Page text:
Author + information
- Received July 8, 1986
- Revision received September 8, 1986
- Accepted October 17, 1986
- Published online February 1, 1987.
- Alain Cribier, MD*,1,
- Thierry Savin, MD1,
- Jacques Berland, MD1,
- Paulo Rocha, MD1,
- Rachid Mechmeche, MD1,
- Nadir Saoudi, MD1,
- Patrick Behar, MD1 and
- Brice Letac, MD, FACC1
- ↵*Address for reprints: Alain Cribier, MD, Service de Cardiologie, Hôpital Charles-Nicolle, I, rue de Germont, 76000 Rouen, France.
Percutaneous transluminal balloon valvuloplasty was attempted in 92 adult patients with severe calcific aortic stenosis. The mean age was 75 ± 11 years (range 38 to 91) and 35 patients were more than 80 years old. Most of the patients were severely disabled; 66 were in New York Heart Association functional class III or IV, 27 had syncopal attacks and 21 had severe angina pectoris. Because of unacceptably high surgical risk or contraindication to thoracic surgery, 42 patients could not be considered for valve replacement. Other patients either were in a category of high operative risk or refused the surgical intervention.
Valvuloplasty was performed by way of the femoral route (82 patients) or the brachial route (10 patients). Catheters of size 15, 18 and 20 mm were successively placed across the aortic valve and three inflations were usually done with each of them, lasting 80 seconds on average, until a decrease in peak to peak systolic pressure gradient to 40 mm Hg or less was attained, a result considered satisfactory. The inflated balloons were not totally occlusive in most cases and clinical tolerance of inflation was good. Valvuloplasty resulted in a reduction of mean systolic gradient from 75 ± 26 to 30 ± 13 mm Hg (p < 0.001); the final gradient was less than 40 mm Hg in 78 patients. Mean calculated aortic valve area increased from 0.49 ± 0.17 to 0.93 ± 0.36 cm2(p < 0.001). Immediately after the procedure, ejection fraction increased from 48 ± 16 to 51 ± 16% (p < 0.01). Valvuloplasty generally resulted in a minor increase in aortic insufficiency, except in two patients in whom it increased from grade 1 to 3. There was no clinical evidence of embolic phenomena.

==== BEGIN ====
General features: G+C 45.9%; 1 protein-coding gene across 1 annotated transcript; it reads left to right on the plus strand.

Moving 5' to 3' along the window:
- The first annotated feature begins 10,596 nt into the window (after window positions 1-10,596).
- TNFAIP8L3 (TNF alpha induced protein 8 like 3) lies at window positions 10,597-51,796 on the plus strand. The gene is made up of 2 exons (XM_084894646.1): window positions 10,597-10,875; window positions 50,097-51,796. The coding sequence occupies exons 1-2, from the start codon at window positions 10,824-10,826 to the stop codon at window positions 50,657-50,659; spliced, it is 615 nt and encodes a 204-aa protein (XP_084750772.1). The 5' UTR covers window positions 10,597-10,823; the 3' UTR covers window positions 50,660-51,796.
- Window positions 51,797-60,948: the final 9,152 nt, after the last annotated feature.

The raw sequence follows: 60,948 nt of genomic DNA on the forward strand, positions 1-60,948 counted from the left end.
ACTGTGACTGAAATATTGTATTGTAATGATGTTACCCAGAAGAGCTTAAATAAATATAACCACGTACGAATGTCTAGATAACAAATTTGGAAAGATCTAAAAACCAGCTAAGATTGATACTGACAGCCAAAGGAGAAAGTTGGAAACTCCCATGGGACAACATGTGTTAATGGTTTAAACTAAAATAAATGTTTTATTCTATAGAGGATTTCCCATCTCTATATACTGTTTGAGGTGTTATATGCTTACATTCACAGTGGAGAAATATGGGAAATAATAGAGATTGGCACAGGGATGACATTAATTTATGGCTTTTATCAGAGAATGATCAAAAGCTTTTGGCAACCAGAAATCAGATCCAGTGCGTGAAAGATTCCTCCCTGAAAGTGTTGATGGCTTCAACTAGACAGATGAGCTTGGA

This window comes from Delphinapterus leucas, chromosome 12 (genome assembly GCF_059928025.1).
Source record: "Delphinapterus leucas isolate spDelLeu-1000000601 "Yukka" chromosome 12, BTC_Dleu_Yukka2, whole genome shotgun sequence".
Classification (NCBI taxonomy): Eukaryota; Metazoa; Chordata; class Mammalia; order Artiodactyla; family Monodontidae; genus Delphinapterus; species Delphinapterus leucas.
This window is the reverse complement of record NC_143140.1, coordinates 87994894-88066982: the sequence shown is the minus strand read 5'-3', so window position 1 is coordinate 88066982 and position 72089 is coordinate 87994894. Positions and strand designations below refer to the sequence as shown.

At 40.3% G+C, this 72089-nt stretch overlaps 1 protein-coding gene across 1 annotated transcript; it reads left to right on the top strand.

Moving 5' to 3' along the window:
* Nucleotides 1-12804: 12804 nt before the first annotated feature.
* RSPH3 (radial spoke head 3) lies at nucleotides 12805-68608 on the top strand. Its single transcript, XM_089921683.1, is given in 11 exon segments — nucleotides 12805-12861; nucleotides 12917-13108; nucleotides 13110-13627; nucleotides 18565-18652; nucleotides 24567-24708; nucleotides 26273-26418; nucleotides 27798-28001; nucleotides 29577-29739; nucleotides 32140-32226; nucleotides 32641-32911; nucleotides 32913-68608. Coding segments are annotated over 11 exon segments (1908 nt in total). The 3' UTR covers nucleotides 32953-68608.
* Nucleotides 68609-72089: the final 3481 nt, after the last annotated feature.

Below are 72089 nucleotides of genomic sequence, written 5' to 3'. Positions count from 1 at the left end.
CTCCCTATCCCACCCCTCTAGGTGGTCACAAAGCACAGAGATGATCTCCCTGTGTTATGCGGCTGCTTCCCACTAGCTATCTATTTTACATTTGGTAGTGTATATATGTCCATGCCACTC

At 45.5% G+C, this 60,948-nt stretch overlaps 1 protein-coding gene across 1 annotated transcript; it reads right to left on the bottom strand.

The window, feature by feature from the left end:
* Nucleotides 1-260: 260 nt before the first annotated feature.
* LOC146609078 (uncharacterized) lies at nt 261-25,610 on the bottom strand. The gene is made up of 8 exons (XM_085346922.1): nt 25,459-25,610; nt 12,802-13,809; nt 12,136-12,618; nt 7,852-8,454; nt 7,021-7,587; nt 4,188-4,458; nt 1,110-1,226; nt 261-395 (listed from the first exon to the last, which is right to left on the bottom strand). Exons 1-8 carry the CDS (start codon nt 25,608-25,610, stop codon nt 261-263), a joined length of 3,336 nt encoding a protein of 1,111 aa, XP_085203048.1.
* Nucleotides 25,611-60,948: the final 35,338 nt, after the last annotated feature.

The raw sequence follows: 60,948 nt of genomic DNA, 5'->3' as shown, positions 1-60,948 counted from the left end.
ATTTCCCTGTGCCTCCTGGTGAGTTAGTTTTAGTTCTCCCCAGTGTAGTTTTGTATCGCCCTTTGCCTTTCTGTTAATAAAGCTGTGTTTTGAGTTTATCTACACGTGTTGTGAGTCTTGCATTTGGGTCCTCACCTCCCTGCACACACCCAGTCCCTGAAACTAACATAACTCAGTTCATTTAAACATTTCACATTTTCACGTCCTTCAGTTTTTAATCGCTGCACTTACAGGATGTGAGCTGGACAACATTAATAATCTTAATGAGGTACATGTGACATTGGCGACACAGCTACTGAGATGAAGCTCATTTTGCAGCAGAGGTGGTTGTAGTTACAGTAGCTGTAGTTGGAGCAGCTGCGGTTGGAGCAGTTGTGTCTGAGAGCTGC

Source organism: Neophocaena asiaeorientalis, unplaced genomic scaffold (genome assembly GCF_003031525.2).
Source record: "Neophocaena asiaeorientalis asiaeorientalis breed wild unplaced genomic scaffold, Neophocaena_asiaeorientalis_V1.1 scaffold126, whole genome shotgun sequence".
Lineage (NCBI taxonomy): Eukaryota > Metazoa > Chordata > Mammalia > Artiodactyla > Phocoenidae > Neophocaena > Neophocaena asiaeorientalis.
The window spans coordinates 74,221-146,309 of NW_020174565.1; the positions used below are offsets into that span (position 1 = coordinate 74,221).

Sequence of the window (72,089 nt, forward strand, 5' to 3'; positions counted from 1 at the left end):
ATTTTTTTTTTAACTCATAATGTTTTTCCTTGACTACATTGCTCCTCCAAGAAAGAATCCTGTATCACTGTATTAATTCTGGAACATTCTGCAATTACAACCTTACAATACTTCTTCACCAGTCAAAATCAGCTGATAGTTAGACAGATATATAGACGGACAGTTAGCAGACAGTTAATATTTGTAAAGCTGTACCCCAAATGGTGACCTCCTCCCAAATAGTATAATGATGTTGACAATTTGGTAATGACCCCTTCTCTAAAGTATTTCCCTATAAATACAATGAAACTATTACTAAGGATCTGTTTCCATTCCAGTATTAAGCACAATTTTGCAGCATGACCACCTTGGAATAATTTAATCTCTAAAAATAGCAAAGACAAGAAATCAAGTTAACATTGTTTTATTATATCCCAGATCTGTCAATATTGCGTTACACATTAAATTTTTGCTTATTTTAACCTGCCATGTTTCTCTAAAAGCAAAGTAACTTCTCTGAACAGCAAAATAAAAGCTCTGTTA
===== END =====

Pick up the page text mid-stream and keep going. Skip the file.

The mean hospital stay was 6 days. There were three in-hospital deaths, two due to complications of arterial catheterization and one related to insufficient valve dilation. A dramatic in-hospital clinical improvement was noted in all severely disabled patients. The mean follow-up time is now 18 ± 9 weeks (range 8 to 44). Eight patients died 4 to 12 weeks after the procedure; all but one were more than 80 years of age and were in functional class III or IV before valvuloplasty. Improvement noted before hospital discharge was sustained and marked in most of the remaining patients. Repeat catheterization performed in 12 patients, 4 to 24 weeks later, confirmed a stable hemodynamic improvement.
These results suggest that aortic valvuloplasty could become a relatively simple, safe, low cost possible therapeutic procedure in patients who are not surgical candidates or in patients, mostly elderly, who are considered to be at high risk for valve replacement.
- Received July 8, 1986.
- Revision received September 8, 1986.
- Accepted October 17, 1986.
- American College of Cardiology Foundation